Iron Tongue – The Dogs Have Barked, The Birds Have Flown Review

Iron Tongue // The Dogs Have Barked, The Birds Have Flown
Rating: 3.5/5.0 — And The Geezers Have Fist-pumped.
Label: Neurot Recordings
Websites: |
Release Date: Out now!

PrintIt’s unusual to see a Southern metal band opting for comic-style album artwork, one typically expects to see John Baizley’s surreal, exotic and naked-women-filled art gracing the cover. However, the music on this album is anything but comical; this Arkansas sextet means (retro) business.

Grumpy geezers who have been following heavy metal since the time when Led Zeppelin and Black Sabbath were considered the newest controversial bands in town will definitely dig this album. While it starts off sludgy and is mostly hurling sludge at listeners throughout the rest of the album, The Dogs Have Barked, The Birds Have Flown (please consider a shorter name for your next album guys) picks up the pace a little on the two tracks, “Moon Unit” and “Said ‘n’ Done”; one hears more classic rock than foozy-doozy sludge in ‘em. For the dope-smokin’ young-lings craving for more mind-numbing sludge, consider cranking some Neurosis instead. But perhaps you guys should be considering going into rehab as your highest priority in life at the moment. And no, I don’t mean the rehab center for Candy Crush addicts you fools. I mean the rehab center for drug addicts. See? Dope bad! Bad for brains! [Happy Metal Guy’s views do not represent the opinions of all members of the AMG staffSteel Druhm].

Now, Happy Metal Guy has to confess that he does not usually enjoy sludge metal. But he happened to be down with a brief bout of flu while listening to this album, and he realized that the drowsiness caused by the medication he took complements the plodding pace of the hallucinogenic music. Somehow, being in a woozy state seems to get one into the mood for sludge metal. But of course, it’s not just any sludge metal; the drowsiness seemed to go really well with Iron Tongue’s brand of sludge metal probably because it is not just slow (‘cos any band can be slow), but infused with a classic-rock kind of musical sensibility as well.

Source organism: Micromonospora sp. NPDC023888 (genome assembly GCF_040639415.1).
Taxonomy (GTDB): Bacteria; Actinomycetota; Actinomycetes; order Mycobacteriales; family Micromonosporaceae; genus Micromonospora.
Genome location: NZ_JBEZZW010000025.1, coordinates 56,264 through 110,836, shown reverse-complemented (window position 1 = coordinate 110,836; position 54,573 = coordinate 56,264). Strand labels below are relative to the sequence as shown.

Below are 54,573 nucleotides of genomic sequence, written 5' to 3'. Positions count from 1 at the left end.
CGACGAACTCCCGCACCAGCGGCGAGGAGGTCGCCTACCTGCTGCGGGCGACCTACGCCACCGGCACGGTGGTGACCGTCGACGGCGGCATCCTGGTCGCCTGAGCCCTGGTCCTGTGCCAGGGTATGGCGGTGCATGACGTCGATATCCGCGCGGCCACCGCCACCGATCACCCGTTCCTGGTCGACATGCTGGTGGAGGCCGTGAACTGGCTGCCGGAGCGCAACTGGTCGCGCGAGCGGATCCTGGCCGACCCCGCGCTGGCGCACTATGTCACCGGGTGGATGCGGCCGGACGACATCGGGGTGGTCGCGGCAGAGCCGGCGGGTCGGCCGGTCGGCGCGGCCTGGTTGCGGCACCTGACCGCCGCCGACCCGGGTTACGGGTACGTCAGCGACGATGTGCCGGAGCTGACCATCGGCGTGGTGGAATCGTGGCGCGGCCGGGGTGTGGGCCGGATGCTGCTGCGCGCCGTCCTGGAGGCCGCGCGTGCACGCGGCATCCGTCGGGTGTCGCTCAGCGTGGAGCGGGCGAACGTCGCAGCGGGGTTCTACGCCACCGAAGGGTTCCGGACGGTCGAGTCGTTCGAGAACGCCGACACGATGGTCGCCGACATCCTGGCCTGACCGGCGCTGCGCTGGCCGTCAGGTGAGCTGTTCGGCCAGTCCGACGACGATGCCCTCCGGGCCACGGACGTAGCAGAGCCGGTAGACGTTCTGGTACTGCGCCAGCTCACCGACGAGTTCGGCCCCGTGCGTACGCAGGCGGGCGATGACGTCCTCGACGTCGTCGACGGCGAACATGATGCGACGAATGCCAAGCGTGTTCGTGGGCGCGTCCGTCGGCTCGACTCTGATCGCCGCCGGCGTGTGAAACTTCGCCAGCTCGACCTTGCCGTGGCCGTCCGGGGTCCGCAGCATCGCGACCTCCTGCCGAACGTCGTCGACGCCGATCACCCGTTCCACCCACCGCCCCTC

There are plenty of those moments when the rhythm guitar is playing a short and memorable riff repeatedly for a certain length of time while the lead guitar is concurrently squealing away in guitar-solo-style. Also, it’s all about the motherfekkin’ RIFF, as the banal metal-review description would go, with capitalization included to supposedly express overwhelming excitement through pixel patterns on a computer screen.

The bass guitar deserves mention too, because it has a wonderfully subtle yet audible presence in the audio mix. It fulfills the vital role of providing harmony while, at the same time, managing to make its musical line stand out at times with brief and catchy bluesy motifs.

31198_393808121661_4323372_nLast but not least, vocalist Chris ‘CT’ Terry sings well and evokes vivid and appropriate imagery befitting the band’s cultural and environmental identities. Terry, who is also known as the vocalist and front-man of another Arkansas sludge metal band, Rwake (pronounced “wake”), uses a tenor voice—almost bordering on alto—with a rough edge to it to belt out heartfelt clean singing throughout the album. Upon hearing it, one almost feels like he or she is spending a lazy afternoon sleeping with a straw hat shielding one’s eyes from the blazing Sun at the South American countryside. And speaking of vocals, the soft cooing heard in the background of the introduction of opening track “Ever After”, which is shortly followed by Terry’s forlorn clean singing, is one of the most memorable moments of the album.

The dogs may have barked, the birds may have flown, and the geezers may have fist-pumped [Was that a dig at me, you whipper-snapper bastard!Steel Druhm the Aged]. But the dark horse has only just started trotting, and it looks like it will build up enough momentum to break out into a gallop in the near future.

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